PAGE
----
In her paper, "Twain's novel A Connecticut Yankee in King Arthur's Court and U.S. Imperialism," Jennifer A. O'Neill argues that while it Twain's text is commonly viewed as an attack on monarchy and the Catholic church, one of the book's primary focuses is U.S. imperialism. In the scholarship of Twain's text some have acknowledged the text as a discussion of colonialism, most tend to see it as an exaltation of "civilizing" efforts rather than the scalding indictment it was clearly intended to be. Indeed, Twain embraced U.S. colonial efforts in the Pacific early in his life but by the time he wrote his novel, he was opposed to U.S. expansionist efforts. O'Neill argues that Twain's later public speeches and letters indicate dissatisfaction with colonial efforts. In O'Neill's analysis, a careful reading of the novel and other pertinent sources show that this work has not been received in the manner Twain intended.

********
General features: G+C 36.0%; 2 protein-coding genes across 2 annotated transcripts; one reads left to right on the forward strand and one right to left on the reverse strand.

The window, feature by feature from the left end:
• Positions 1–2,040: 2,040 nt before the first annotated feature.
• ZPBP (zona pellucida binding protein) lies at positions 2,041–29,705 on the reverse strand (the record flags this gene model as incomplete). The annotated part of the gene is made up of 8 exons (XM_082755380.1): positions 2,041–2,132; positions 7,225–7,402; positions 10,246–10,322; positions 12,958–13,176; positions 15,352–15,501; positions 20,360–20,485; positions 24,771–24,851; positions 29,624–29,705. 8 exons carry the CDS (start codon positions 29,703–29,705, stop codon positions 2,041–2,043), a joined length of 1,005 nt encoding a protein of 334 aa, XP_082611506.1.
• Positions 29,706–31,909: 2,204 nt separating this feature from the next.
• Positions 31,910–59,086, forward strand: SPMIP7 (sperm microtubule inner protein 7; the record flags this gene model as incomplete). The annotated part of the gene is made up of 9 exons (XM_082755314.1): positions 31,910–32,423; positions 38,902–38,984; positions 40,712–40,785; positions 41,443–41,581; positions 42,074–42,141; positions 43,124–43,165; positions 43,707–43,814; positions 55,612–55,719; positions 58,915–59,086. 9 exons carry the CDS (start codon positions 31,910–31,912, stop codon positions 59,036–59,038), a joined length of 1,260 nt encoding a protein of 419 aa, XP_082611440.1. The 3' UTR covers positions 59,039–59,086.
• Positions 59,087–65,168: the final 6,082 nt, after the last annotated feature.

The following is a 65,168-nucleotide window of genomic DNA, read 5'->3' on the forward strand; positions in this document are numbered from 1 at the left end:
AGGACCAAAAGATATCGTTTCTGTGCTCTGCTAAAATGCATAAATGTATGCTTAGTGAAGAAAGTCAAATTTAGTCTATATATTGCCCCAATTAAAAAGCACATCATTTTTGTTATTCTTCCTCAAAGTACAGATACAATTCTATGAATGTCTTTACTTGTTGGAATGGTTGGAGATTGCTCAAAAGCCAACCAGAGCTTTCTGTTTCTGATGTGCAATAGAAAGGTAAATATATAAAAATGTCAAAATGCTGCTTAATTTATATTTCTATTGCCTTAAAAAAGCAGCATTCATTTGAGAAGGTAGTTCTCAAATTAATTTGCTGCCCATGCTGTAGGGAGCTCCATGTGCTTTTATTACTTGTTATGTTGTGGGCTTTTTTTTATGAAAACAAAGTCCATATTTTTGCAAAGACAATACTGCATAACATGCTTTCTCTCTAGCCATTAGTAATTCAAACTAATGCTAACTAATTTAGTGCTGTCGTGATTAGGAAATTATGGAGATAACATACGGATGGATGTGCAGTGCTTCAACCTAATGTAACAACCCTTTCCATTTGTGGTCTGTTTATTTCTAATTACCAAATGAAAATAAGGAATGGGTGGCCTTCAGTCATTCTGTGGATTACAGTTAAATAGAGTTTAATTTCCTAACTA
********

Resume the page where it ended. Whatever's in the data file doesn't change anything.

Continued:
O'Neill, Jennifer A.
"Twain's A Connecticut Yankee in King Arthur's Court and U.S. Imperialism."
CLCWeb: Comparative Literature and Culture
This text has been double-blind peer reviewed by 2+1 experts in the field.
The above text, published by Purdue University Press ©Purdue University, has been downloaded 3761 times as of 12/20/14.
CLCWeb: Comparative Literature and Culture is published by Purdue University Press ©Purdue University in open access. Please support the journal: Click here for more information and to make your donation online.